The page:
Join Gods’ Cosmic Restoration Project: Video Transcript by Steve Childers

Steve —  June 14, 2019 — Leave a comment

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Do you know … 

God’s original mission for the world was given at creation? 

Many are surprised to learn that God revealed his original mission for the world in Genesis 1 and 2, not in Jesus’ Great Commission in Matthew 28.

God’s mission continues today through your work? 

God’s original mission for humanity and creation included work and God continues his same mission today as His “cosmic restoration project.”

God’s mission will continue through you forever? 

As a follower of Jesus Christ, God’s mission on earth through your work includes not only this life but also the life to come on earth.

Learn how God’s original mission to establish his kingdom on earth through humanity, still continues today through your work.

After the Fall Adam and Eve were banished from paradise, but they were still image bearers, rich in beauty, dignity, and worth. Even though they knew and believed in God’s promised conqueror who would one day defeat Satan and restore God’s kingdom on earth, it hadn’t happened yet.

So what were they to do now that paradise was lost and they and all their children, were cursed, corrupt, and banished from Paradise to a cursed and corrupt earth? Should they just fold their arms and wait for the conqueror to come and defeat Satan and accomplish God’s Cosmic Restoration Project

In the second part of Genesis 3:23, we find the answer: “Therefore the Lord God sent him out from the garden of Eden to work the ground from which he was taken.” The Hebrew word used here for work (לַֽעֲבֹד֙) is the same word used in Genesis 2:15 to describe the work God gave them to do in the garden paradise as his vice-regents.

Adam’s Mission

The good news is that God’s original mission for Adam and Eve, to glorify him as his vice-regents by multiplying and also subduing his creation, could not be thwarted by Satan or sinful people. Even though God had to keep his promise to curse Adam and Eve, it did not change the reason he created them and the world.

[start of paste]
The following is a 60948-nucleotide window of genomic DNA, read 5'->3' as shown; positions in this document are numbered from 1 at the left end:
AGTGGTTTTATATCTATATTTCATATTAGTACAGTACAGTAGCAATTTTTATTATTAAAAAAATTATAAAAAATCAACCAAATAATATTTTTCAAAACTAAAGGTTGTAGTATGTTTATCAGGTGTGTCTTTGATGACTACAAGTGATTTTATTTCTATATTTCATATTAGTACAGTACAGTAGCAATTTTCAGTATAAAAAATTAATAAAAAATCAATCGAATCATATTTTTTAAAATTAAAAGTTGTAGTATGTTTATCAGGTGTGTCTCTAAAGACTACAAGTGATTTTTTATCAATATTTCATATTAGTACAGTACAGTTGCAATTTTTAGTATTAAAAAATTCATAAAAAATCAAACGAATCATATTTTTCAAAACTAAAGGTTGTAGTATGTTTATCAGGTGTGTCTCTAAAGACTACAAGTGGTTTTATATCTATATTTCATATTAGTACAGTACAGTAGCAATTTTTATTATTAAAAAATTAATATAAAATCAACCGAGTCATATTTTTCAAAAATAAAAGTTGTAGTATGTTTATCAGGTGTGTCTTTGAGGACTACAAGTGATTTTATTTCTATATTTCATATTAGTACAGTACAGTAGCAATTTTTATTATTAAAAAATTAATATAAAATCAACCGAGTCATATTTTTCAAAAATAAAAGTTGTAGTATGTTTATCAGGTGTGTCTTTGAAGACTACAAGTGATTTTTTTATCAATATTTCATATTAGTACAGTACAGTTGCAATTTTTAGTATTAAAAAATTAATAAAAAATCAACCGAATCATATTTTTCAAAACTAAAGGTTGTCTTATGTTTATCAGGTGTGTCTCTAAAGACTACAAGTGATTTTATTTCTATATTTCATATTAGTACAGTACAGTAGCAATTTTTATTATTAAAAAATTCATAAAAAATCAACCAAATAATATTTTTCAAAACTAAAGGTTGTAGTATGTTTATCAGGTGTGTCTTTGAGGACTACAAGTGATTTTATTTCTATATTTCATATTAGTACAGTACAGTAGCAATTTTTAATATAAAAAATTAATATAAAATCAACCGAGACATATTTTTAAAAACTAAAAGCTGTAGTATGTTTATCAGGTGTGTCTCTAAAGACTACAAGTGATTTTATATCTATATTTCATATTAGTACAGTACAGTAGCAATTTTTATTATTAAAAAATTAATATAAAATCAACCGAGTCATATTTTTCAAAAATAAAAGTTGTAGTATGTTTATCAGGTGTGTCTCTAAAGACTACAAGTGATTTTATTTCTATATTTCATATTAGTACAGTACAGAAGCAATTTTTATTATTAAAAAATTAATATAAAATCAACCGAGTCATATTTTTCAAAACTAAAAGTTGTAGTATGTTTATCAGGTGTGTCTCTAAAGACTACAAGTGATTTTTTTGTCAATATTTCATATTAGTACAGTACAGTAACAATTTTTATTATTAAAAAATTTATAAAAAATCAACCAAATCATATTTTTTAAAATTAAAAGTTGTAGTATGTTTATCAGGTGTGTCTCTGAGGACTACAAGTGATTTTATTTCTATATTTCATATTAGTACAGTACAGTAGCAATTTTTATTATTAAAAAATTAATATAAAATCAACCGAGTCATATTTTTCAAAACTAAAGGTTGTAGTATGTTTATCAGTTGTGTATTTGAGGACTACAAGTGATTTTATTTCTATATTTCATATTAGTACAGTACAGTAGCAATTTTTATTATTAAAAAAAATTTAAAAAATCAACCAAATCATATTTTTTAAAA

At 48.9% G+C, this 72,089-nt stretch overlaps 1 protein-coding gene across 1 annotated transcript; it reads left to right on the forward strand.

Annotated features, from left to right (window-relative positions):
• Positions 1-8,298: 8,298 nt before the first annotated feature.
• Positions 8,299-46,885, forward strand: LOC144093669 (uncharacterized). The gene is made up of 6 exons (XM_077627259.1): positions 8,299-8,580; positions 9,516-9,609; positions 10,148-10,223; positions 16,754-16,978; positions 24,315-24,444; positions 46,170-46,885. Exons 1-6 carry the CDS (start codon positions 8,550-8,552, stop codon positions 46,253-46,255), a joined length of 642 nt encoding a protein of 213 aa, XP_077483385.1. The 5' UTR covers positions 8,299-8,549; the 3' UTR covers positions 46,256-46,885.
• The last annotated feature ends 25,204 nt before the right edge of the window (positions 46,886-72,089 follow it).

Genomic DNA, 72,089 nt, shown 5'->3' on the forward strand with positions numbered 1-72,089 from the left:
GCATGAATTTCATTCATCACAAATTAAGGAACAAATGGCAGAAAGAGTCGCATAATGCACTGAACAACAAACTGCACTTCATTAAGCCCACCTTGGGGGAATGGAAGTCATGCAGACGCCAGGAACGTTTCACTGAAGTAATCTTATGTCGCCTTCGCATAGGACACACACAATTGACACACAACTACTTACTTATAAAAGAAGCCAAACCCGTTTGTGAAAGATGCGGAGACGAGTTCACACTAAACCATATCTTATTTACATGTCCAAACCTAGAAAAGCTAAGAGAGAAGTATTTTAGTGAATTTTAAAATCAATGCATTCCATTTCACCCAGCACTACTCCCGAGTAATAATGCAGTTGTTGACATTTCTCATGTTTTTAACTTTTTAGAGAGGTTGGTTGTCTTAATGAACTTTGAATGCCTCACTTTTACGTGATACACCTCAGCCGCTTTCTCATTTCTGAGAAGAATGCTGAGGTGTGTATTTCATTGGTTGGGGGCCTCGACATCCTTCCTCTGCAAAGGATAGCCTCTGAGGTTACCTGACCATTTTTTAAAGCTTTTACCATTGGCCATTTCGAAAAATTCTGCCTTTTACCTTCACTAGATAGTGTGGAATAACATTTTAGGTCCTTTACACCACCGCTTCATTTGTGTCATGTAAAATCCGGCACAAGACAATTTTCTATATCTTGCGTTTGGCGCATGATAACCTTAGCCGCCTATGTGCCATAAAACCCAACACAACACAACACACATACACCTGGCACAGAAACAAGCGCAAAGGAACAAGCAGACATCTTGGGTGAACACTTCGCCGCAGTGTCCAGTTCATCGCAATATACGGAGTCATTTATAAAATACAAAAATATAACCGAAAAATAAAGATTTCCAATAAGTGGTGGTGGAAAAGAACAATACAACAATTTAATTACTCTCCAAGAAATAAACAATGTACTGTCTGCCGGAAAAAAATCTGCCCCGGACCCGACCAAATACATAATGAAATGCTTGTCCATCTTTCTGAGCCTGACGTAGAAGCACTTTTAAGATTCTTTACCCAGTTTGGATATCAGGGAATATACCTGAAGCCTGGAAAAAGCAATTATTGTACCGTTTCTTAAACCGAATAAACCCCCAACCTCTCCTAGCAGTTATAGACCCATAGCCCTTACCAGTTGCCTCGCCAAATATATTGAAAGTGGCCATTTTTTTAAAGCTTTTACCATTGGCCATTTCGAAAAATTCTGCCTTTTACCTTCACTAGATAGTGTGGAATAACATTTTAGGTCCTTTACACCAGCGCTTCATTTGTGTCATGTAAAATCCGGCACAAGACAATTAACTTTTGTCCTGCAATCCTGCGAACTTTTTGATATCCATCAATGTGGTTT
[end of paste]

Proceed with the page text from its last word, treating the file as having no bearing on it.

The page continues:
Noah’s Mission

Later, we see God’s same mission continuing in Noah’s generation. After God poured out his judgment of a flood on all humanity and creation, in his amazing grace, he saved Noah and his “offspring.” Then God gave them the same mandate he gave Adam and Eve, “Be fruitful and multiply and fill the earth” (Gen 9:1-9).

Abraham’s Mission

Four hundred years later, God made the same promise of an “offspring” or “seed” to Abraham that he made earlier to Adam and Eve as the “offspring” or “seed of the woman.” And God reveals more of his mission by promising Abraham that through his seed God would bless all nations (Gen 12-17). God also promised to bless Abraham by giving him and his future offspring “a land on the earth.”

David’s Mission

With the passing of generations, God’s unfolding mission to redeem and restore fallen humanity and reestablish his kingdom on earth, became more clear. Soon the “promised seed” became known as the “promised son” of not only Abraham but King David.

Jesus’ Mission

When we open the New Testament and look at the first verse of the first book, we find the culmination of God’s mission in the good news of “Jesus Christ, the son of David, the son of Abraham” (Matt 1:1). And in Galatians 3, the Apostle Paul tells that Jesus Christ is the promised seed of Abraham, “And to your offspring, who is Christ.” (Gal 3:16).

Therefore, when the resurrected Jesus gives us his Great Commission to “make disciples of all nations,” he’s not announcing a new mission from God. Instead, we hear the echo of God’s promises to Adam, Noah, and Abraham (Gen 12:1-3, Matt 28:16-20). Author Christopher Wright says, “It’s as if Jesus is saying, ‘Go…and be a blessing…and all nations on earth will be blessed through you.’”[1]

Our Mission